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Prepare for Black History Month Commemorations

We've selected books highlighting Black history and voices that would be perfect to add to your shelves just in time for Black History Month! Plus, these titles are only $8 for our valued JLG members! Bonus: Catch our exclusive webcast interview with author/illustrator Don Tate, whose passion is elevating Black history through picture books and children's literature.

PROMO CODE: BLACKHISTORY21

Offer valid through January 31, 2021 for book purchases only. Members must be logged in to access sale prices. Apply code in cart to view savings. Books will be shipped without library processing. If you would like to request library processing for your books, please note that they could take up to 6–8 weeks to ship. Not a JLG member? Get subscription info here.

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      Changing the Equation: 50+ US Black Women in STEM

      by Tonya Bolden

      Apr 2020

      Biography Middle Plus

      Award-winning author Tonya Bolden explores the black women who have changed the world of STEM (Science, Technology, Engineering, and Mathematics) in America. Including groundbreaking computer scientists, doctors, inventors, physicists, pharmacists, mathematicians, aviators, and many more, this book celebrates more than 50 women who have shattered the glass ceiling, defied racial discrimination, and pioneered in their fields. In these profiles, young readers will find role models, inspirations, and maybe even reasons to be the STEM leaders of tomorrow. These stories help young readers to dream big and stay curious.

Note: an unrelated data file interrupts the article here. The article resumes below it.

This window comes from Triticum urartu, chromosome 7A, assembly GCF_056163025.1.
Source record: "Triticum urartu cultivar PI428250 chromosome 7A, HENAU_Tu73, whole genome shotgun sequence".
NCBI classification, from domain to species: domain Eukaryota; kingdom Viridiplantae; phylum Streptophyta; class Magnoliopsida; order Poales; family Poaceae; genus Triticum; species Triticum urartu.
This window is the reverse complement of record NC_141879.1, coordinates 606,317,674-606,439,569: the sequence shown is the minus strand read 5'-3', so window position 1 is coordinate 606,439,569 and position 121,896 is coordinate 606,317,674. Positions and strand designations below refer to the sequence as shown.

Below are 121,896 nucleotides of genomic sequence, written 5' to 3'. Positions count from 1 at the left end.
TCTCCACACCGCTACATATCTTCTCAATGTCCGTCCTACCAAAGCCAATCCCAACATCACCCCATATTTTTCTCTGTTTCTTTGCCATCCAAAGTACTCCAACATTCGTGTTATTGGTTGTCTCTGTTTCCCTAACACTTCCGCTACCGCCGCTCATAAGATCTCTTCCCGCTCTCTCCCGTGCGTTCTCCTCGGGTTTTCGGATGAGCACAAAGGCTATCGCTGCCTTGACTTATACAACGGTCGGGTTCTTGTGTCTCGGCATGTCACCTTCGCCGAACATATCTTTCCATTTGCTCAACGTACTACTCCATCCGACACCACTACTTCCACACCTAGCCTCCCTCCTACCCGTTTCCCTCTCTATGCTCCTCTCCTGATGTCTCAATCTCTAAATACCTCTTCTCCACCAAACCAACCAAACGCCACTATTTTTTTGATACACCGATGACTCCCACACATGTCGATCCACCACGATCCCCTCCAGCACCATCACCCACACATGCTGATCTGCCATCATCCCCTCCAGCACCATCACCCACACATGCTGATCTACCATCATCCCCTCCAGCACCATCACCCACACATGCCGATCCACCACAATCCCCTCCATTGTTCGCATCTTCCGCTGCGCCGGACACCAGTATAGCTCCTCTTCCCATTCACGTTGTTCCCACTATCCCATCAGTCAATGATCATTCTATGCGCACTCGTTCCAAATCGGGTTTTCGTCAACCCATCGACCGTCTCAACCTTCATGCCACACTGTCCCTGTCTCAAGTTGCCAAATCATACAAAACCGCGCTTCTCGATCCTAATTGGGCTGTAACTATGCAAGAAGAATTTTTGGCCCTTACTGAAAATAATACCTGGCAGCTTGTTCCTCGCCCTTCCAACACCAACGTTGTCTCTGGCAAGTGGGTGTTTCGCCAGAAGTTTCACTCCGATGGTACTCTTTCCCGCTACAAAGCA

Leaving Lymon

      by Lesa Cline-Ransome

      Apr 2020

      Realistic Fiction Middle Plus

      Lymon’s father is, for the time being, at Parchman Farm—the Mississippi State Penitentiary—and his mother, whom he doesn’t remember all that much, has moved North. Fortunately, Lymon is being raised by his loving grandparents. Together, Lymon and his grandpops share a love of music, spending late summer nights playing the guitar. But Lymon’s world as he knows it is about to dissolve. He will be sent on a journey to two Northern cities far from the country life he loves—and the version of himself he knows.

      In this companion novel to the Coretta Scott King Honor-wining Finding Langston, readers will see a new side of the bully Lymon in this story of an angry boy whose raw talent, resilience, and devotion to music help point him in a new direction.

      Buzzing with Questions: The Inquisitive Mind of Charles Henry Turner

      by Janice N. Harrington

      Apr 2020

      Science Nonfiction Elementary Plus

      Charles Henry Turner’s mind itched with questions. Fascinated by animals, bugs, and crustaceans, Turner studied their lives. When books didn’t answer his questions, he researched, experimented, and looked for answers on his own, even when faced with racial prejudice. Author Janice Harrington and artist Theodore Taylor III capture the life of this scientist and educator, highlighting his unstoppable curiosity and his passion for insects and biology.